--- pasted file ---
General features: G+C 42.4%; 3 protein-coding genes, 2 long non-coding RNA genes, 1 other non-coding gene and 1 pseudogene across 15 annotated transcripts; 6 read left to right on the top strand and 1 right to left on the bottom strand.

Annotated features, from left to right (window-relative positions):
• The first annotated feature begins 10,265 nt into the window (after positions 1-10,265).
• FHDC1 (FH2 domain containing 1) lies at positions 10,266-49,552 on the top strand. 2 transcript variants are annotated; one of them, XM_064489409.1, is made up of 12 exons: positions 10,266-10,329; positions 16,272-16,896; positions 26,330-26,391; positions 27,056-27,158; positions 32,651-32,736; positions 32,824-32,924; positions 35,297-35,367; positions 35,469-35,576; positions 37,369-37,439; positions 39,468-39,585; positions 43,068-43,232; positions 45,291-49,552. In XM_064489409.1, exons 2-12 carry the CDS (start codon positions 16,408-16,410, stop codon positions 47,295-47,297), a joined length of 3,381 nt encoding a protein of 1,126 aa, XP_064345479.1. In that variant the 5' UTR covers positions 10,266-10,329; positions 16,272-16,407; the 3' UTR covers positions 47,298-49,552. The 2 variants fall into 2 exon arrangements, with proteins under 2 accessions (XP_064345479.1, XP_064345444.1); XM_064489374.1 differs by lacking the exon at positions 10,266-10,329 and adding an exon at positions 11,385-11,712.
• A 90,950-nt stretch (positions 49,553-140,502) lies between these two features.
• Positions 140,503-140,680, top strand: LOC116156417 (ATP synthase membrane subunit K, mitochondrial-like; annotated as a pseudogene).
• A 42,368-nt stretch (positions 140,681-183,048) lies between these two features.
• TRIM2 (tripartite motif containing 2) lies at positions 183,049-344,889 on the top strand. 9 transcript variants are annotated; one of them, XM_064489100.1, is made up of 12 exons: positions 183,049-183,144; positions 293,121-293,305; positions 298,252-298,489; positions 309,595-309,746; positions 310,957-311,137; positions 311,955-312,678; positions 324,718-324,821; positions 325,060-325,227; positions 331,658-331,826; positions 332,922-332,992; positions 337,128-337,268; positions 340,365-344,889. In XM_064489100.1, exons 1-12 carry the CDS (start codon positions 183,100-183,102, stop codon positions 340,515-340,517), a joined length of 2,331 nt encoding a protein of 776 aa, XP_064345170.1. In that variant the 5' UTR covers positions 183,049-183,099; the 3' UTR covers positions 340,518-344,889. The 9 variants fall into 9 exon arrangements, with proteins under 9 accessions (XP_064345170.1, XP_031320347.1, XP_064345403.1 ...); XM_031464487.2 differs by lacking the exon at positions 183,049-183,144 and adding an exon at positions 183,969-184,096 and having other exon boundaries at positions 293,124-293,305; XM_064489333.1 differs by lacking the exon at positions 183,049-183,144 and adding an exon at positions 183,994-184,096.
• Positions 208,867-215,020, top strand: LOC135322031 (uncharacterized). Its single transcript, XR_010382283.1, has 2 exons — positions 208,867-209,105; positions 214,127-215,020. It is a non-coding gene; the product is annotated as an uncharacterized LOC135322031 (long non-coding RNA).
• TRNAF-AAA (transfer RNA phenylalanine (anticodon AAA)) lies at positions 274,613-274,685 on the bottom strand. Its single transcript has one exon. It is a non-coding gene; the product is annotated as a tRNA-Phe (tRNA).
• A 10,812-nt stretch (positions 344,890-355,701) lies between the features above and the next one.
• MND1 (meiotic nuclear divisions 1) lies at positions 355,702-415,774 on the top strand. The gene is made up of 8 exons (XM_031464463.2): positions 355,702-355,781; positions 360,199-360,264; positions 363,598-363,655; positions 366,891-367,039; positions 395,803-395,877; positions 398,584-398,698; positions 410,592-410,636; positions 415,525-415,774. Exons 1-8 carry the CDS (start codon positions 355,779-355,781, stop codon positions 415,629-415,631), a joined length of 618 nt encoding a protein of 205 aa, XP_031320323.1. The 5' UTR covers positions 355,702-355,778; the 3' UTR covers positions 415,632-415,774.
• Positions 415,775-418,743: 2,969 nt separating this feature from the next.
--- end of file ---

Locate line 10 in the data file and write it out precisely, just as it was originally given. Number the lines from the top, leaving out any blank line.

• TRNAF-AAA (transfer RNA phenylalanine (anticodon AAA)) lies at positions 274,613-274,685 on the bottom strand. Its single transcript has one exon. It is a non-coding gene; the product is annotated as a tRNA-Phe (tRNA).